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Partisan plots: the history of an Illinois small town’s rival party cemeteries



Local Democrats and Republicans established separate cemeteries in Carlock, IL more than a century ago

CARLOCK, Illinois — While political divisions in America seem deeper than ever today, more than a century ago — legend has it — local Democrats and Republicans established two separate cemeteries in the small Illinois town of Carlock.

“Occasionally we get people who drop in and they say, ‘Where’s that Republican and Democratic Cemetery?'” said historian Nola Marquardt, who volunteers at the McLean County Museum of History.

The partisan plots began as small family burial grounds, until in 1884 Abraham W. Carlock picked out a gravemarker that read, “Here sleeps the old Democrat.”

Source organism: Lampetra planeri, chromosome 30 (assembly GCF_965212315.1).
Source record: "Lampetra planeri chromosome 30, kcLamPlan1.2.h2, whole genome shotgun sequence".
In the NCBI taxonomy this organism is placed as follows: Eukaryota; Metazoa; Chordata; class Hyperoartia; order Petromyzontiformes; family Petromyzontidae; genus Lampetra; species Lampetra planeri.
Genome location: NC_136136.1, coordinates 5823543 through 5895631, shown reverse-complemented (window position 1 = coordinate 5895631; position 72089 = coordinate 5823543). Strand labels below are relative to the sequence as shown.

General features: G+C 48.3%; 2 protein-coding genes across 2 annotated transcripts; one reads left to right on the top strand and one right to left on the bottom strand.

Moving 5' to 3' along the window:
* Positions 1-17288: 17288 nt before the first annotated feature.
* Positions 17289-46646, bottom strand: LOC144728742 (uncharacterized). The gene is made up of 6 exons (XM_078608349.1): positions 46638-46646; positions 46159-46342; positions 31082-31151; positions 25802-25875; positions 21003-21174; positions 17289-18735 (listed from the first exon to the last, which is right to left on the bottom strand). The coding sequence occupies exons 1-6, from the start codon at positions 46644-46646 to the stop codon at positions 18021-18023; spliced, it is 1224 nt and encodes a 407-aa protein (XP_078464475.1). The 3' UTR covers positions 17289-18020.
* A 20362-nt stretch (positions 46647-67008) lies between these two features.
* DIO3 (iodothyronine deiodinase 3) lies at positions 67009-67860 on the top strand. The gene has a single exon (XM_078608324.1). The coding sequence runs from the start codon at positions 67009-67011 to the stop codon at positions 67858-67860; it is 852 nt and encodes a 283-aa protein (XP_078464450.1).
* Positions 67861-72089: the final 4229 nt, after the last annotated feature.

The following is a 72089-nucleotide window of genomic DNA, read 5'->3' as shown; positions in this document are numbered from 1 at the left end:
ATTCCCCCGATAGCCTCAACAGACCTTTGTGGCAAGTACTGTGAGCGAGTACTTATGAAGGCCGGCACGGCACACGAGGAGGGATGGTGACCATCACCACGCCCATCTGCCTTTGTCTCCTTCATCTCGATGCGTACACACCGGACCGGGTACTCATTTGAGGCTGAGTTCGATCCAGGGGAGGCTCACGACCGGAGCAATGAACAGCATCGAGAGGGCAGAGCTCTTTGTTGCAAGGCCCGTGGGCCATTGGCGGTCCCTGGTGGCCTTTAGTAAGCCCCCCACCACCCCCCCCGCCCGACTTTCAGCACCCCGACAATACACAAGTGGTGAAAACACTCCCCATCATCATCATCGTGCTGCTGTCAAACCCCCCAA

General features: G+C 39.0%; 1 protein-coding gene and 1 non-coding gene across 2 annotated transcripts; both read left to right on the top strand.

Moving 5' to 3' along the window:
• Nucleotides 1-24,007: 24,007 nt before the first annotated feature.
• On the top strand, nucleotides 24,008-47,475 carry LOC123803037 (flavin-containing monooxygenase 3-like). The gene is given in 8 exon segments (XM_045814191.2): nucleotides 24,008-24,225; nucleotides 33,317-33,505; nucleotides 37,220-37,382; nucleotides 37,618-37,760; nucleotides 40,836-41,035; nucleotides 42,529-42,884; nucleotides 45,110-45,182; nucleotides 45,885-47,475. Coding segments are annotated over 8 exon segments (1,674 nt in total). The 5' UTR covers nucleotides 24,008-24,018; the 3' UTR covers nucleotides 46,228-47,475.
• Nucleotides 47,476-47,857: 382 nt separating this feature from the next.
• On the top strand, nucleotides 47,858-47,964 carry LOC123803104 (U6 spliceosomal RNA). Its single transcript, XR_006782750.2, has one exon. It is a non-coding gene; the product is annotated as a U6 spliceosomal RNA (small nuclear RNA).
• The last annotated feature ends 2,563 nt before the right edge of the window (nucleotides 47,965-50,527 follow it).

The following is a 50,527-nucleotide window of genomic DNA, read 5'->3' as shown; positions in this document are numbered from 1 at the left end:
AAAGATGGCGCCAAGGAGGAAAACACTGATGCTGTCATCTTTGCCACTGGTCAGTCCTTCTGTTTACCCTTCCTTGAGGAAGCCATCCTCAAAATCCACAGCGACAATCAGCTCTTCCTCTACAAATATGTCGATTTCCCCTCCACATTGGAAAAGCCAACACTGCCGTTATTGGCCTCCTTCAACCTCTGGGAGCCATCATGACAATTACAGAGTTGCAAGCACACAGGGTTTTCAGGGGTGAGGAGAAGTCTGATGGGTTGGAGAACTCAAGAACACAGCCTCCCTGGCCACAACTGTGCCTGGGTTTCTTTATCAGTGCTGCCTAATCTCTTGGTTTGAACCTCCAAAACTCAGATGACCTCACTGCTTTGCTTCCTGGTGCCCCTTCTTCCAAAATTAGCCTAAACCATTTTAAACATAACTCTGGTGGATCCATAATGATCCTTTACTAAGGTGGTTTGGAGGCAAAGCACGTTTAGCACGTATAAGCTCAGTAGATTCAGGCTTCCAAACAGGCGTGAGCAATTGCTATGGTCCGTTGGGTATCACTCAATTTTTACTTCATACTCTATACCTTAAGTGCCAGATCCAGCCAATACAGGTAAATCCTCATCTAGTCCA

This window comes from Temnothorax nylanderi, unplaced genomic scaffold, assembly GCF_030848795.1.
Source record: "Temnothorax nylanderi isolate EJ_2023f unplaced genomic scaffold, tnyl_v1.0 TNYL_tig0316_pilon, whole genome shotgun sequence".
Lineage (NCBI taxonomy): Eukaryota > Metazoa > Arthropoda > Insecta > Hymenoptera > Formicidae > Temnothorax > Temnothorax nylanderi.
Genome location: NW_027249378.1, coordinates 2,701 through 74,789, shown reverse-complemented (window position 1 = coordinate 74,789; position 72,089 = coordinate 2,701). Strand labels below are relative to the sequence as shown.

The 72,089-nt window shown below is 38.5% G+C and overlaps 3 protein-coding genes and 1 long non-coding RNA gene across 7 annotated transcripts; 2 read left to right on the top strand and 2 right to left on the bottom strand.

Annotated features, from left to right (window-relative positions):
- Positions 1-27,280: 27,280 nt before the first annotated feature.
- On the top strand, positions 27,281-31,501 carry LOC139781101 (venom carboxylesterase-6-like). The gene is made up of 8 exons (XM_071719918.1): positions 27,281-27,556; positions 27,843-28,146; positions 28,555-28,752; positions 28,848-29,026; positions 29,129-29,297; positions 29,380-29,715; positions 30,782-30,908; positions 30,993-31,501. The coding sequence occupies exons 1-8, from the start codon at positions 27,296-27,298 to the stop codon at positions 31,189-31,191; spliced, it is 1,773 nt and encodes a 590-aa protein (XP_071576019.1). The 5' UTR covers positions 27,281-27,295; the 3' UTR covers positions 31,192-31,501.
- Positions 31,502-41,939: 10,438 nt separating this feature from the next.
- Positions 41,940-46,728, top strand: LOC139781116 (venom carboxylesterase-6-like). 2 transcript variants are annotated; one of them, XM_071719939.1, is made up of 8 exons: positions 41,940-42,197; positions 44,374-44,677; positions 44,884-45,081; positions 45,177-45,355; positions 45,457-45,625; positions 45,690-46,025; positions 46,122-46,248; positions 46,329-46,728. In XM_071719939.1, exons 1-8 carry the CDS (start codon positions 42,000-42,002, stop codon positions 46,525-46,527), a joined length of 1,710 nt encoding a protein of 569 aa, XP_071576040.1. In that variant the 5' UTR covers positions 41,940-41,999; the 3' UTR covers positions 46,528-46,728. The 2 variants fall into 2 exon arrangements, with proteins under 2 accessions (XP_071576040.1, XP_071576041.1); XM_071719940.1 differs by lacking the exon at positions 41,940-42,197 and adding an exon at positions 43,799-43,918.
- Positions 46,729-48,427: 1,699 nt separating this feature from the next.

Meanwhile, the rival Benson family, who were Republicans, had started their own cemetery less than a mile down the country road. 

 “The Bensons truly were, for the most part, Republicans, and we know that Carlock was definitely a Democrat, no question,” Marquardt said.

While the two cemeteries have come to be known for their partisan leanings, Marquardt says back in the 1800s and today, Democrats and Republicans have been known to cross the aisle when they died. 

“In some senses, it’s a myth,” Marquardt said, pointing out that the story of the rival party cemeteries has been exaggerated over the decades.

Nevertheless, the two cemeteries remain a historic curiosity in a divided America, especially around major elections. The so-called Republican cemetery has closed to new burials; the Democratic one is still selling lots.

“So any people who really need to be a Democrat in death, they can come here and purchase a lot and be happy forever after,” Marquardt said with a laugh.

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